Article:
“It really changes their lives,” said Ark manager Mimi Maretale, 42, in her office. Behind her desk, Christmas presents donated by staff at the Johannesburg Stock Exchange climbed the walls. “Noah has made a big difference because all the other early-childhood development centres have to be paid for. These children would be running around in the community. During the day these children have nothing to eat.”
It’s estimated that over 20% of South African children are orphans. That’s a fifth of the country’s future who will mature in a vulnerable environment. “Their circumstances put them at high risk for exploitation and abuse, and therefore exposure themselves to HIV, and lack of access to health care, education and social support perpetuates the conditions of extreme poverty,” says Noah’s provisionary 2011 annual report.
Yet Noah, like many other NGOs, has had to refocus its model of funding. “A large proportion of its funding to date has been received through the generosity of international aid organisations. This funding is becoming increasingly insecure,” said Noah’s relationship and communications manager Katie Andrews.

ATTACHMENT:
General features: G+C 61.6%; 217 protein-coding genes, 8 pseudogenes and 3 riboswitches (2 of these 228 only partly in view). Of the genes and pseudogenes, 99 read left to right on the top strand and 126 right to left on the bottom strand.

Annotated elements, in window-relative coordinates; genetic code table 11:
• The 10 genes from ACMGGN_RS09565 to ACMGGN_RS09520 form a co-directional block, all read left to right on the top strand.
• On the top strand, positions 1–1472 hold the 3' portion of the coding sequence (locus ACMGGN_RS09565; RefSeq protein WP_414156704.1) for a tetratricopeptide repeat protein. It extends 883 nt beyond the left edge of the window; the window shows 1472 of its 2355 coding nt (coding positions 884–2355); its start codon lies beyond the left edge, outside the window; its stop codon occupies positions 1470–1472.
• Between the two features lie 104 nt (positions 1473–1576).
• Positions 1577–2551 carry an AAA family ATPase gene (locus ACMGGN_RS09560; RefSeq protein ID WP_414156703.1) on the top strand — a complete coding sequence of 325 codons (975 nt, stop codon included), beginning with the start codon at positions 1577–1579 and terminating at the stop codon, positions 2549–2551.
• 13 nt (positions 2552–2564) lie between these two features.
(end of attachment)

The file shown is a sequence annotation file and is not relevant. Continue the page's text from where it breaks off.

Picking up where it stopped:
“Attracting corporate funding is really difficult at the moment. Corporate social responsibility budgets are getting smaller and smaller and they’re becoming particular about what they fund. At the same time they’re the ones that get most NGOs in South Africa through, and Noah itself has survived using significant amounts of corporate funding. Very little individual funding. I would say less than 5% of our budget is made up of individuals.” Andrews has been searching for new donors and hopes to increase individual funding through their website.